Feels like it’s been a somewhat quiet week in Singapore for the most part. Next week, I’ll be in Penang representing Mekong Review at the George Town Literary Festival. If you’ll be there too, come say hi!
Ugh, not this again
Sol Iglesias, an assistant professor of Political Science at the University of the Philippines-Diliman, had been invited to speak on a panel as part of a forum at the National University of Singapore next January. Things appeared to be moving along just fine when she was suddenly disinvited, with no clear reason given. She was told that she had been rejected by the “higher ups”, and that the dean had told her NUS colleague that he was “free to speculate why”. 🙄
These “you’re free to speculate why 🤔🤫🤷🏻” incidences are so damn annoying. In Sol’s case, the ‘issue’ appears to be that she’s married to Thum Ping Tjin, the PAP’s least favourite historian. Of course, there’s no official confirmation that this is what triggered the revocation of her invite, but that's part of the point/problem: with no clarity, there’s no accountability. It’s incredibly frustrating, leaving everyone guessing in ways that will continue to perpetuate self-policing and self-censorship. When you don’t know what might get you blacklisted or grey-listed, it’s easier to become paranoid and disincentivised to go anywhere near (suspected) red lines.
This sort of environment leaves our society more intellectually impoverished. It restricts our access to differing viewpoints and we become inexperienced and nervous about navigating differences and conflict. I hate that this is where we are in Singapore because of powerful people’s egos and pettiness.
Who gets to talk about Gaza, and how?
Once again the authorities are reminding people that they’re not allowed to display symbols related to Israel or Palestine. Online, there are many demands for a ceasefire and calls for an end to Israel's occupation of Palestinian territories, demonstrating that many Singaporeans—including former president Halimah Yacob—care deeply about what’s going on. Yet Singaporeans are prevented from exercising our rights to freedom of assembly and expression to organise, gather and stand in solidarity in physical space. This is of course convenient for a government that has little faith in its people’s ability to engage with serious and complex issues, and would prefer not to deal with public pressure to take more action than they’re prepared to do on their own steam (for instance, there’s currently a petition calling on Singapore to end diplomatic relations with Israel, which has already garnered over 17,700 signatures, and more scrutiny of Singapore’s relationship with Israel and its defence/arms/surveillance industry). If you do want to discuss what's going on anyway, Lepak Conversations has a good how-to here.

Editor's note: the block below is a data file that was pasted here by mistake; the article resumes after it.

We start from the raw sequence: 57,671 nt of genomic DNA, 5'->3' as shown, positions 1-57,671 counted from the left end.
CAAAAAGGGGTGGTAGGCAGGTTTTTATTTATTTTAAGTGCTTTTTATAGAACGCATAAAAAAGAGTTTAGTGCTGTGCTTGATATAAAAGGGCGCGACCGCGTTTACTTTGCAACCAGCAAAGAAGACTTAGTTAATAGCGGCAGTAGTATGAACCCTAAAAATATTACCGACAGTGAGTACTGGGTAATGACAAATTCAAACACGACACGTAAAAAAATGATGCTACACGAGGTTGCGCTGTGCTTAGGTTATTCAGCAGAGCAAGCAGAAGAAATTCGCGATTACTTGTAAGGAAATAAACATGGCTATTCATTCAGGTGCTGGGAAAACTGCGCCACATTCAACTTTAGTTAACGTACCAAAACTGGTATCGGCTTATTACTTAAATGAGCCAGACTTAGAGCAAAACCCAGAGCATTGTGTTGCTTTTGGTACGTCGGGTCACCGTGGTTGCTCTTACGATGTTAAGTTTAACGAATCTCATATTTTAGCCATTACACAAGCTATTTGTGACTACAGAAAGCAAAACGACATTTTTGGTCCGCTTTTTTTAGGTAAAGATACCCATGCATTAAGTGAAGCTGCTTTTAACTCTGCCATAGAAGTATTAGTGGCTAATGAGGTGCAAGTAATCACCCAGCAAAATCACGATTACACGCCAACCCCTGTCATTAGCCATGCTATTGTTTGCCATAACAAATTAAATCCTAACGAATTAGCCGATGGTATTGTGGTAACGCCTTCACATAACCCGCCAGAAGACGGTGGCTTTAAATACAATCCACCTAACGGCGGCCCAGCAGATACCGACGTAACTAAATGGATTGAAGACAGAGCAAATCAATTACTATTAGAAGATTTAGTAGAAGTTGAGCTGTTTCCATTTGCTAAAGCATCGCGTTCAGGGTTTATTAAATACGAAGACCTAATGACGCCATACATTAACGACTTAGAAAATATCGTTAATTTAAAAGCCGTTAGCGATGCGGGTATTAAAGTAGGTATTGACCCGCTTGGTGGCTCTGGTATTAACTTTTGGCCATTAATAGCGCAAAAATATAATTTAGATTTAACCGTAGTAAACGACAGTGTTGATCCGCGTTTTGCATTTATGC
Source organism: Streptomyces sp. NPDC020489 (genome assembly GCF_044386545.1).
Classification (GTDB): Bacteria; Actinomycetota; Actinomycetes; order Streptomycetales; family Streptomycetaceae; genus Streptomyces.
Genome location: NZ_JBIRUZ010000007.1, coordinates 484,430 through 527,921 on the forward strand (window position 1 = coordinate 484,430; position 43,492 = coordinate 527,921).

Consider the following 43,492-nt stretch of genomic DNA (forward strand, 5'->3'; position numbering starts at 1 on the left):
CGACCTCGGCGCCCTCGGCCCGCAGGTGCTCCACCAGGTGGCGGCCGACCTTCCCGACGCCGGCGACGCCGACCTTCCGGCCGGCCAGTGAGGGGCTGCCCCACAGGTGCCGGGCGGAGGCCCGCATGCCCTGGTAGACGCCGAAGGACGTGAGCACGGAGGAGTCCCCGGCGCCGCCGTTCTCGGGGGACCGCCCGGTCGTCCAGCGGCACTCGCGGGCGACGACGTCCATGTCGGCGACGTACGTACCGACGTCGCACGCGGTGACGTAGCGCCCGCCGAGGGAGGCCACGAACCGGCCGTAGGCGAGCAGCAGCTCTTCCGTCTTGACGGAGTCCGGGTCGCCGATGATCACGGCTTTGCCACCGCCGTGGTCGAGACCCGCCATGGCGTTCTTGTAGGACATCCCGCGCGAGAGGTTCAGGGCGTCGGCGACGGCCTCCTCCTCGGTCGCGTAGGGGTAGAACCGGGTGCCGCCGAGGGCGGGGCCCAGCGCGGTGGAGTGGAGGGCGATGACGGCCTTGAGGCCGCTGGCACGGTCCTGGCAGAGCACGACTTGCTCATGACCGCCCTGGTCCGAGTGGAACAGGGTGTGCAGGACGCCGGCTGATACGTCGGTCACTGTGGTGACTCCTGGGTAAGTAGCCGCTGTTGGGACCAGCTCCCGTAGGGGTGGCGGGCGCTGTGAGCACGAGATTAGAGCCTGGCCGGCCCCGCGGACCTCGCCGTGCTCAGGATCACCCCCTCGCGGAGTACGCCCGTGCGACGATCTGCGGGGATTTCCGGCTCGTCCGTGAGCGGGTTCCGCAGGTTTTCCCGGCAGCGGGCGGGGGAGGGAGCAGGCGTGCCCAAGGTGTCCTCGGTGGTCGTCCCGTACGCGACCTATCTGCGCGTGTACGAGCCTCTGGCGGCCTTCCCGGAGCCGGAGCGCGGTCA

Singaporeans should be able to organise on this issue because our government, as with any other government, should be subjected to criticism and pressure to do better in the face of horrific violence. I was going to write “...and a humanitarian disaster” in that last sentence but felt like that made it sound like what’s happening in Gaza was some sort of inevitable natural disaster, like an earthquake. But it isn’t. It’s a man-made catastrophe and needs to be stopped. So many lives have already been destroyed, and I’m not just talking about the people who’ve been killed. It’s entirely legitimate that Singaporeans would want to mobilise for this purpose. But there’s also another aspect to this: the ability to come together in a physical space, to be together, can also be incredibly powerful in helping people process the devastation we’re seeing in the news every single day. It can make us feel less helpless, less lost, less unmoored by grief and distress. The government likes to talk about “kampung spirit”; well, if we really cared about that, Singaporeans wouldn’t be denied the right to participate in physical collective action for human rights and human life at times like these.
How else will this tech be used?
The Home Team Science and Technology Agency is working on developing a system that would allow people whose biometrics are enrolled in the system to breeze through immigration without even having to stop to scan a passport. As The Straits Times reports:
“The barrier-free gantry uses numerous sensors and cameras that can conduct facial and iris recognition at speed, but Mr Low said they are looking to also implement the detection of gait biometrics that will measure the way a person walks.”
For people who hate queuing at airports this might sound like a nice idea, but my first thought is, okay, what else will this technology be used for? What protections will we have to ensure that privacy standards are up to par and that the data won’t be abused or used for purposes we haven’t had the chance to consent to?
On the radar
🇲🇾 Malaysia’s abolition of the mandatory death penalty came into effect in July, and the Malaysian Federal Court has started reviewing death row cases. This past week, they reduced the death sentences of seven prisoners to life in prison. Over 860 death row prisoners have applied to get their sentences reduced.
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